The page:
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AM News: 5 States to Lengthen School Calendars by 300 Hours

School Districts in 5 States Will Lengthen Their Calendars NYT: The school day and year are about to get longer in 10 school districts in five states, where schools will add up to 300 hours to their calendars starting next fall.

AMNews

Jindal voucher overhaul diverts public funds Times-Picayune: Louisiana Gov. Jinda's school voucher overhaul was dealt a blow Friday when a Baton Rouge area judge declared the diversion of public money by the voucher program to private schools unconstitutional. 

More Schools Are Shut WSJ: During the 2010-11 school year, school districts nationwide closed 1,069 traditional public schools, uprooting nearly 280,000 students, according to data compiled for The Wall Street Journal by the National Center for Education Statistics, the primary federal entity for national school data.

Student scores may be used in LAUSD teacher ratings LATimes: After months of tense negotiations, leaders of the LAUSD and its teachers union have tentatively agreed to use student test scores to evaluate instructors for the first time, officials announced Friday.

Texas 15 Percent Testing Rule Relieved For 2nd Year For High School Students HuffPostEdu: For a second year, Texas high schools will not be required to count new end-of-course exams as part of a student's grade, Texas Education Commissioner Michael Williams announced Friday. The new rule sets the results of tough new state exams to count for 15 percent of a student's final grade.

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The Wall Street Journal article "Schools Ring Closing Bell" is an excellent example of an education market at work. Better schools gain students; worse ones lose them, and eventually close when they can no longer meet their expenses. What happens next is vital: the existing buildings should be handed over to the organizations that have long waiting lists of students striving to get in. Public officials will have to monitor to ensure that civil rights protections are enforced; in particular, with primary school students like those depicted in the article, to ensure that no one is excluded from attending the chartered schools, and that discipline policies follow federal and state laws. Also, good, new model schools should have the chance to have their charters approved by means of a fair, competent process, so that innovation is not purged from the charter sector, a danger with a newly ascendant orthodoxy.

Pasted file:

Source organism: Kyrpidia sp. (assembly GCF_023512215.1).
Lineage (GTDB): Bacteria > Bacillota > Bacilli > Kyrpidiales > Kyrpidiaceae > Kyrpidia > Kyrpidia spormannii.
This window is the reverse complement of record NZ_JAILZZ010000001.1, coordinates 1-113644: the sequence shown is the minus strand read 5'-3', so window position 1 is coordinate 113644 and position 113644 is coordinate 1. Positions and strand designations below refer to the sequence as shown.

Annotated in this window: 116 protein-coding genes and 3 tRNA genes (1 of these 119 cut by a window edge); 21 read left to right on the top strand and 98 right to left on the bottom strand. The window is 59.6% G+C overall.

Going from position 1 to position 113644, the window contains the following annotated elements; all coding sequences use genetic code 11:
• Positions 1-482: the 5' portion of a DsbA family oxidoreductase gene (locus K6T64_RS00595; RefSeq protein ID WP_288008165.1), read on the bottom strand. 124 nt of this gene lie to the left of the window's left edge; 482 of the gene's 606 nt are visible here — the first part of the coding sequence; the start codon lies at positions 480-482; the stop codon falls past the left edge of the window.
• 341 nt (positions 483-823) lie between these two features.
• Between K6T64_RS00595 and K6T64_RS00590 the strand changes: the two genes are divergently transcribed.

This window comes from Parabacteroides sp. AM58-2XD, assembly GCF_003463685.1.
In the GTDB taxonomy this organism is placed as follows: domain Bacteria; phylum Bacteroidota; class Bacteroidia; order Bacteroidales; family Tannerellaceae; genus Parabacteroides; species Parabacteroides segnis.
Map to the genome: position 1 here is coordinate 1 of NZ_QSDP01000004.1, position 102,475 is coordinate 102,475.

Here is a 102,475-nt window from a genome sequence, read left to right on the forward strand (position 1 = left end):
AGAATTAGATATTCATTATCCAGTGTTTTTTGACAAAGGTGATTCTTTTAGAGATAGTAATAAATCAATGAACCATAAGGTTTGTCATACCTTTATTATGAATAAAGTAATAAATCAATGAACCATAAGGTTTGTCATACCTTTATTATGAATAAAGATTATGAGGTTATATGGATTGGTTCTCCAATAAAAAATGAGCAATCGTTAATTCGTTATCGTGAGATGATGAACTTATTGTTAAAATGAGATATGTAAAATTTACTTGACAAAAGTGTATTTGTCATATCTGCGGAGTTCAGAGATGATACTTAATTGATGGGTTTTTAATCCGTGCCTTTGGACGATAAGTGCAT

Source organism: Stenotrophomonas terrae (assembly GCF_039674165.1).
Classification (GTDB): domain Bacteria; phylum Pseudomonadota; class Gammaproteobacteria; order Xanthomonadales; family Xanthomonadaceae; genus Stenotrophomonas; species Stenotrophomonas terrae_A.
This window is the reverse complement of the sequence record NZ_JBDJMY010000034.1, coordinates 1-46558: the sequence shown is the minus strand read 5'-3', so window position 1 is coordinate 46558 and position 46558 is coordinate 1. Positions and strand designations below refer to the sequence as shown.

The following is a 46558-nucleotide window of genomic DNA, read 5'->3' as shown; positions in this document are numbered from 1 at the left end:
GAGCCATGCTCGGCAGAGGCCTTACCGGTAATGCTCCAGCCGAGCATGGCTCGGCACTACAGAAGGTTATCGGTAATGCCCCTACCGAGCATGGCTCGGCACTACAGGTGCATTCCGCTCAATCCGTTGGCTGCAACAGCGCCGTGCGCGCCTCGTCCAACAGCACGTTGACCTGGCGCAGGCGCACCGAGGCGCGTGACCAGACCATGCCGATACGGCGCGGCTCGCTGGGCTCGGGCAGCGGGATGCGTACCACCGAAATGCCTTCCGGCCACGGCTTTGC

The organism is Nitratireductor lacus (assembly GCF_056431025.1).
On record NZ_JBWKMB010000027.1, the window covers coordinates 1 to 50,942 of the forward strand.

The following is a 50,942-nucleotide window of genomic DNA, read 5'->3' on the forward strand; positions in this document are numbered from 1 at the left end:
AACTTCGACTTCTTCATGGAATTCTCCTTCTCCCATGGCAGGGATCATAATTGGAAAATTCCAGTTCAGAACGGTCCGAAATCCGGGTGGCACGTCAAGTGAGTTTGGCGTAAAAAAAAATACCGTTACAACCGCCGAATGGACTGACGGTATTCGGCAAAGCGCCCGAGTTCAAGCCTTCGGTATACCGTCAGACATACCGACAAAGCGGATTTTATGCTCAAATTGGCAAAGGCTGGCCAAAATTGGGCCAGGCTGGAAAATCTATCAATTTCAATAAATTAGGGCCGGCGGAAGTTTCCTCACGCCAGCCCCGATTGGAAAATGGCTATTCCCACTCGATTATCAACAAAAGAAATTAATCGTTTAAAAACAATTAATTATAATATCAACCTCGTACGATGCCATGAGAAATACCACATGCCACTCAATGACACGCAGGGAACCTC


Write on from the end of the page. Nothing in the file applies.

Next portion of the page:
The key is the quality of the actual instructional time (including independent work time under teacher guidance). This could mean teachers ( with special skills and knowledge) team teaching across several classes (even in earlier grades) while other teachers key in on their strengths. While some remedial work can be accomplished in limited extended hours or days, enrichment and more advanced topics can be explored in music, art, and science -- and even more so in math where we sadly underestimate (from my personal experience)what 4-8 graders can accomplish. Too little of extended time is directed to the more talented and capable students, while students ESL and from less than ideal family situations get the lions share of attention. Our more "capable" students fall behind those of some other countries because we do not provide enough challenging opportunities for them them.

You're right, Frank; and I've been working hard to open a school so that students like my son aren't ignored while our leaders devote unequal amounts of time and energy to closing the achievement gap, which too often means working harder on helping some kids than others. In Korea, where I used to live, and in other east Asian countries, everyone is learning algebra and geometry in 8th grade, and is studying calculus by 11th (if they are still in general, rather than vocational, education). Here, even after the Common Core comes in, our students will be two years behind theirs; unless they go to a school like One World Secondary, where we mean what we say about having world-class standards. And you're right, we underestimate student potentials in science and other subjects, as well.

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